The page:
Picture of automobile manufacturing plant

Driving innovations in manufacturing: Open Access research from DMEM

Strathprints makes available Open Access scholarly outputs by Strathclyde's Department of Design, Manufacture & Engineering Management (DMEM).

Centred on the vision of 'Delivering Total Engineering', DMEM is a centre for excellence in the processes, systems and technologies needed to support and enable engineering from concept to remanufacture. From user-centred design to sustainable design, from manufacturing operations to remanufacturing, from advanced materials research to systems engineering.

Explore Open Access research by DMEM...

Light-harvesting fullerenes for organic solar cells

Baffreau, J. and Leroy-Lhez, S. and Derbal, H. and Inigo, A.R. and Nunzi, J-M and Groeneveld, M. M. and Williams, R. M. and Hudhomme, P. (2006) Light-harvesting fullerenes for organic solar cells. European Physical Journal: Applied Physics, 36 (3). pp. 301-305. ISSN 1286-0042

Full text not available in this repository. Request a copy from the Strathclyde author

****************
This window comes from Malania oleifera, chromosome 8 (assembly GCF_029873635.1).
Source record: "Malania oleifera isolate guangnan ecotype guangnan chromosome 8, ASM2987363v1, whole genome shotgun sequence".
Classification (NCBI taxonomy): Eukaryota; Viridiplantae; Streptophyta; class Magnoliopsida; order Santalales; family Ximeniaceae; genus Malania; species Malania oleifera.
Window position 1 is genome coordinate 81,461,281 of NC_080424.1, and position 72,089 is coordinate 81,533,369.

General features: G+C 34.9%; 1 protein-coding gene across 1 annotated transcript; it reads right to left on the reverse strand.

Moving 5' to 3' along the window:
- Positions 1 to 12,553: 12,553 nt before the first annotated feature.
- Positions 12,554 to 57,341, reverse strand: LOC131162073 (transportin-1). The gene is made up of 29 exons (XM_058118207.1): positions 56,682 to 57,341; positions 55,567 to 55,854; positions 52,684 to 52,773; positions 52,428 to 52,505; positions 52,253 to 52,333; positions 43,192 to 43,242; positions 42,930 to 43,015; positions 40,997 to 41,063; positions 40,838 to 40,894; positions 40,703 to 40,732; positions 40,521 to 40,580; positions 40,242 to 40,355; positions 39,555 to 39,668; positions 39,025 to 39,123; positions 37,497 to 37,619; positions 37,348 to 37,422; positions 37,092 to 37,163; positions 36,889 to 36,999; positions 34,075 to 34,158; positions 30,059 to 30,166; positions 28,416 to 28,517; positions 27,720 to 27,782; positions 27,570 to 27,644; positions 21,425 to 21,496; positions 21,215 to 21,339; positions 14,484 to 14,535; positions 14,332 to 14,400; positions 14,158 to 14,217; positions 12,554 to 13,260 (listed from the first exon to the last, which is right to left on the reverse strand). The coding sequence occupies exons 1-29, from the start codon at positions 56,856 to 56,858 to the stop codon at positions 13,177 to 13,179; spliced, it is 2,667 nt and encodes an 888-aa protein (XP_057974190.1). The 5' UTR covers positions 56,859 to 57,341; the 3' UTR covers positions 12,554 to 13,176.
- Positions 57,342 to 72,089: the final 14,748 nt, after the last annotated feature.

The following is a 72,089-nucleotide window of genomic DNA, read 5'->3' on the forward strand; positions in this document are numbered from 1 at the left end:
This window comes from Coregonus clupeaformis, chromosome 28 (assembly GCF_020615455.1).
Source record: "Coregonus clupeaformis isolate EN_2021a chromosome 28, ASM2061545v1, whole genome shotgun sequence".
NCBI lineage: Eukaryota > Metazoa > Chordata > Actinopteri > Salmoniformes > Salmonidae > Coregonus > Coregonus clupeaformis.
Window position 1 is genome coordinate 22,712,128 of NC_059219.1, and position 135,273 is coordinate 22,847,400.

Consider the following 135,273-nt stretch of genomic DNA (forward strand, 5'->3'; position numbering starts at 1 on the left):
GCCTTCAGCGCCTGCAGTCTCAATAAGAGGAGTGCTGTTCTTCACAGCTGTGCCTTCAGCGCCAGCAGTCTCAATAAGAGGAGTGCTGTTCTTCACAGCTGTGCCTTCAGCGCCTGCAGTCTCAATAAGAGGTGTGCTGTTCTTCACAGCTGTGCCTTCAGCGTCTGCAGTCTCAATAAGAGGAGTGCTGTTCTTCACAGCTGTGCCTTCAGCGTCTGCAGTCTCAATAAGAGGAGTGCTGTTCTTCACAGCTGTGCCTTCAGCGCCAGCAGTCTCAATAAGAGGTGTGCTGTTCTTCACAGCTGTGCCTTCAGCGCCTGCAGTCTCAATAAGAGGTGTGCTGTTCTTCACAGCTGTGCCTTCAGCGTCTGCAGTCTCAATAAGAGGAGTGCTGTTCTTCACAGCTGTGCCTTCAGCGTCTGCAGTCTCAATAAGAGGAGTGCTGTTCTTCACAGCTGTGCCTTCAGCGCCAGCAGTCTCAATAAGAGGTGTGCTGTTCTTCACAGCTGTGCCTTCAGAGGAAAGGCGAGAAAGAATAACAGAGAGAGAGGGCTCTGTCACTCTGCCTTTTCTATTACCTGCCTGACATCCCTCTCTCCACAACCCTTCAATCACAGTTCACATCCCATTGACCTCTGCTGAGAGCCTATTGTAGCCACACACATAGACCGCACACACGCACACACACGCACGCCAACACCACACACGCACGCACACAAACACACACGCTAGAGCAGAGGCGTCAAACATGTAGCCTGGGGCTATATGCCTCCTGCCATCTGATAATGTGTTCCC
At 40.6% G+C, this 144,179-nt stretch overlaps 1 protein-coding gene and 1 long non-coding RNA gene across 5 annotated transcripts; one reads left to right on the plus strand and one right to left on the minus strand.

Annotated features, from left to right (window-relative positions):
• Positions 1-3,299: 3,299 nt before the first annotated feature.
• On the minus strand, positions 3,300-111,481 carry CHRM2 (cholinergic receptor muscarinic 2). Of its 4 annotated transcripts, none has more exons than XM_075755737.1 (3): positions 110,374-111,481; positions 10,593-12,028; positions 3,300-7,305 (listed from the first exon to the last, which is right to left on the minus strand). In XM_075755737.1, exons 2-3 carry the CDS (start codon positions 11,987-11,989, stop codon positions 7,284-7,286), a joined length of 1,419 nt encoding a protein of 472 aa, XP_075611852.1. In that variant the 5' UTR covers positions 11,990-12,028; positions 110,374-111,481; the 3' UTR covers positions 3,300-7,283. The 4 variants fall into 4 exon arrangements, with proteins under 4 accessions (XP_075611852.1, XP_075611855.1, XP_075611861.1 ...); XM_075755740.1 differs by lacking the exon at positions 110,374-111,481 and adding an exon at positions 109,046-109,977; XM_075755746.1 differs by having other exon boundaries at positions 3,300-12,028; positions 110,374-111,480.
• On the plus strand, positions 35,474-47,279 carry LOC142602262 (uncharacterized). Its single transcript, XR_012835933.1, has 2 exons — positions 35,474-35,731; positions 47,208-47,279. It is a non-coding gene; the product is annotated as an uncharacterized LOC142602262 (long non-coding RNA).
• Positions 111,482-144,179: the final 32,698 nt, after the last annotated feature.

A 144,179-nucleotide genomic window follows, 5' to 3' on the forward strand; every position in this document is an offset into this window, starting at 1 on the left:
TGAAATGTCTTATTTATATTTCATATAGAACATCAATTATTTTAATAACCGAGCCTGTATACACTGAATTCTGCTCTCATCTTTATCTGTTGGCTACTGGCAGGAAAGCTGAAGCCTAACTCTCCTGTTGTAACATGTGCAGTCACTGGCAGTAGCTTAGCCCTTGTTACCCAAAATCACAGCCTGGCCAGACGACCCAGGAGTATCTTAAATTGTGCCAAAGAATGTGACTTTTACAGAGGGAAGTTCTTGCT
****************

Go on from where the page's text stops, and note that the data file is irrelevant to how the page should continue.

Novel dyads containing [60]fullerene-perylenediimide units were developed as light-harvesting acceptors for the preparation of efficient solar cells. The antenna was grafted onto C-60 with the aim to improve the absorption spectrum of materials used in bulk-heterojunction devices. Electrochemical and photophysical studies of these dyads in solution have revealed that there was no significant ground-state electronic interaction between the covalently bonded PDI and fullerene moieties. Steady-state fluorescence experiments evidenced an effective photoinduced energy transfer from the PDI moiety to C-60. The potential use of these light-harvesting fullerenes in organic solar cells was estimated with their incorporation in bulk-heterojunctions using poly(3-hexylthiophene) as the conjugated pi-donor polymer.